Most Little League-age boys don't much care for girls, and what happened Wednesday afternoon at Van Nuys-Sherman Oaks Park surely didn't change any opinions.
A girls' softball game between Chaminade High and Notre Dame--scheduled a half-hour early, at 2:45, to accommodate a Little League team that had reserved the field for 4:45--went 13 innings.
It wasn't until about 6 p.m. that Chaminade finally pushed over a run in a 2-1 victory.
That Chaminade squandered several scoring opportunities only added to the frustration of the baseball players.
Chaminade left the bases loaded in the seventh and eighth innings and stranded runners at second and third in the ninth.
For the birds: Poly High's first-place baseball team probably has more pitching depth than any other team in the Valley Pac-8 Conference. But where would the Parrots (18-5, 14-1 in the conference) be without Hugo De La Torre?
"We'd have a few more losses and probably be below Sylmar (17-5, 11-3) in the standings," Poly Coach Chuck Schwal said. "He's been a man."
The senior right-hander is 9-2, 7-0 in Pac-8 play, and has two saves. Schwal said De La Torre, who has an 0.88 earned-run average, has never declined a chance to pitch.
In his past three appearances, De La Torre has two victories--one in relief--and a save.
"We got some pitching behind him," Schwal said. "But he's saved their butt in relief."
Parrot power: As if the Poly baseball team needed another hitter, Abel Salazar has arrived.
The 6-foot-2, 190-pound junior first baseman, after working his way into the lineup three weeks ago, is batting .423 with three triples and a home run in only 26 at-bats. He has a .500 average with runners in scoring position, and he stunned Schwal in a recent practice with a long home run to center field.
"It was a blast," Schwal said. "It had to be 450 (feet)."
Pedestrian effort: Cal State Northridge doesn't have much team speed. The Matadors have swiped only 30 bases in their first 54 games.
Their coach doesn't have any wheels, either.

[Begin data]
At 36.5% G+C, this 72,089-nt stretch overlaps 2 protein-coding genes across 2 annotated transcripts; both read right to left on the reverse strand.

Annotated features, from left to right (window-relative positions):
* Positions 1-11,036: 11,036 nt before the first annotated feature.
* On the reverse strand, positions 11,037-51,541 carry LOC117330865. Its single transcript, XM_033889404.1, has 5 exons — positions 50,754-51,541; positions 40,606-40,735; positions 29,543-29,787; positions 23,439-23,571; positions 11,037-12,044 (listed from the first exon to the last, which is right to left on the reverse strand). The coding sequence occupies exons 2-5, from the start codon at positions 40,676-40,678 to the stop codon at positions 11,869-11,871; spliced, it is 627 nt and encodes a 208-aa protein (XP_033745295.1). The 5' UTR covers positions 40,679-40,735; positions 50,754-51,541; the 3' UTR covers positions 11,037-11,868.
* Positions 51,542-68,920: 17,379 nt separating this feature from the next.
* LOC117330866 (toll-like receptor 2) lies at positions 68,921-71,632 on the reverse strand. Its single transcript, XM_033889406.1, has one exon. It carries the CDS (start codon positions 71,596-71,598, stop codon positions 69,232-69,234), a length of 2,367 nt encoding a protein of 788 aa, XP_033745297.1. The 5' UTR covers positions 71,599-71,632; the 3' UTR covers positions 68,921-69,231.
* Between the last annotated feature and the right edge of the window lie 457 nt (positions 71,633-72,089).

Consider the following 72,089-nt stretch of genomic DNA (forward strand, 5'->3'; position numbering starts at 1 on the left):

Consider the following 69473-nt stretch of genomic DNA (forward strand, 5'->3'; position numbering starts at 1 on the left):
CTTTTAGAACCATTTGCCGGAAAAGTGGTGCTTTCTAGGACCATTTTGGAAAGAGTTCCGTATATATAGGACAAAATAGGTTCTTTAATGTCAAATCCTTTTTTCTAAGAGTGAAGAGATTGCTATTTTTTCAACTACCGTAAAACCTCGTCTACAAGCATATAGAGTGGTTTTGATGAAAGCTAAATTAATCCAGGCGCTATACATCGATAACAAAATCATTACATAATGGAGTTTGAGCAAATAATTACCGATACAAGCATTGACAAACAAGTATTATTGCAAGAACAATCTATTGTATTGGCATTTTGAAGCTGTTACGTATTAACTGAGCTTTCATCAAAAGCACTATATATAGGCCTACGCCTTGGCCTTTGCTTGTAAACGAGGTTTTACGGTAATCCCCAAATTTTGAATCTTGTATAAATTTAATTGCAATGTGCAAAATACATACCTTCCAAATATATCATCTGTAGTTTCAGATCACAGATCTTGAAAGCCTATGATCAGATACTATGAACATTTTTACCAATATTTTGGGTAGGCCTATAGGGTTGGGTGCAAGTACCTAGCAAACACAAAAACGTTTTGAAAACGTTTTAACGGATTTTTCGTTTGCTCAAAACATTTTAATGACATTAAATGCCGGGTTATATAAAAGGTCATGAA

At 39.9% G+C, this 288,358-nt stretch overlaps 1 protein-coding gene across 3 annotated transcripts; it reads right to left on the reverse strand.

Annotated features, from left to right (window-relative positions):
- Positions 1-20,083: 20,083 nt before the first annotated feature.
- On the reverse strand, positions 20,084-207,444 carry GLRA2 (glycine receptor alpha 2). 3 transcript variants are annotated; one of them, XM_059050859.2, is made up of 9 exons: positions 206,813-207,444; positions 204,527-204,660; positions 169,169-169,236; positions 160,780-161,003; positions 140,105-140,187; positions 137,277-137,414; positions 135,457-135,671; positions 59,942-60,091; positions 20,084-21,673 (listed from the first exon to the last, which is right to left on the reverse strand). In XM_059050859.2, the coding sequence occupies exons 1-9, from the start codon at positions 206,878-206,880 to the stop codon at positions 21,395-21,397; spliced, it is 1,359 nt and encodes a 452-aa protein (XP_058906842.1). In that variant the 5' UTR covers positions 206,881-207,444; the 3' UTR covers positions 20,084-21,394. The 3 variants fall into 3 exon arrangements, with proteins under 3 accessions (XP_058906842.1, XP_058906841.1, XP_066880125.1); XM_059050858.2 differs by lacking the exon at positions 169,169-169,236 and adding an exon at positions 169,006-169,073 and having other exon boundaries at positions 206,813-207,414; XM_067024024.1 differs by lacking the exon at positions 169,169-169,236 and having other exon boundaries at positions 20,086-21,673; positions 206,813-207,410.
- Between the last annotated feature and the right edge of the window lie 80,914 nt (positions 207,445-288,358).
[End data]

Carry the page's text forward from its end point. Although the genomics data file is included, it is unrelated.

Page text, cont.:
Bill Kernen is driving a borrowed car. Seems that when his Mercedes-Benz broke down recently, he took it to the shop and was told that repairing the problem would cost a small fortune. "I told the guy, 'Forget it,' " Kernen said.
Kernen then sold the car back to the guy from whom he bought it--at the original price minus the estimated $2,000 for repairs.
Keeping score: Ground has been broken on the new baseball scoreboard at Northridge's Matador Field.
Construction workers are completing the metal supports for the scoreboard, which replaces an obsolete model erected in the early 1970s.
The new model will include scoring by innings and a message board. Should look pretty sweet . . . in 1996.
What's more, the team's media guide was issued only this week.
Better late than never?
Not according to Kernen.
"I'm gonna lose a couple of bets," Northridge's coach said. "I bet we wouldn't have either by the end of the year."
Wind aided: The winds that hampered many of the performances in last week's Marmonte League track and field finals at Camarillo High apparently were beneficial to discus throwers. The top six finishers all registered personal bests.
But the wind alone could not explain the remarkable improvement displayed by Newbury Park's Brant Diediker, who raised his personal best from 111-10 to 137-10 in the qualifying round and three days later threw 156-11 to win the league title.
"I told the girls: 'No stealing, no sliding, nothing. And when we get to 20, we're going to stop."
--Hoover High softball Coach Kirt Kohlmeier, whose team defeated 0-15 Muir, 19-0, Tuesday in a Pacific League game shortened to five innings.
"I can't think of a guy with a worse reputation in the sport than John Bray . . . and who's had such little impact. He's basically a nobody."
--Boxing promoter Peter Broudy, who was jilted when the former U.S. amateur heavyweight champion backed out of a deal to fight in the main event on Wednesday's card at the Warner Center Marriott hotel.
Six athletes won two or more events at last week's Marmonte League track and field finals, but no one accounted for more points than Bruce Rivera of Royal High, who scored 34 although he only won once.
Rivera won the long jump with an effort of 21 feet 3 3/4 inches and finished second in the 110-meter high hurdles in a wind-aided 15.49 seconds, the 300 intermediates in 41.8 seconds, and the triple jump in 43-6 1/2.
The Simi Valley High softball team this season will miss the playoffs for only the second time in the past 16 years.
Things to Do
A contingent of talented sprinters, led by Charles Lee of Cleveland High and Moses Backus of Taft, will compete in the Northwest Valley Conference finals at Birmingham High today. The meet starts at 2 p.m.
* Compiled by Mike Hiserman. Contributing: Steve Elling, Jeff Fletcher, Dana Haddad, Vince Kowalick, John Ortega.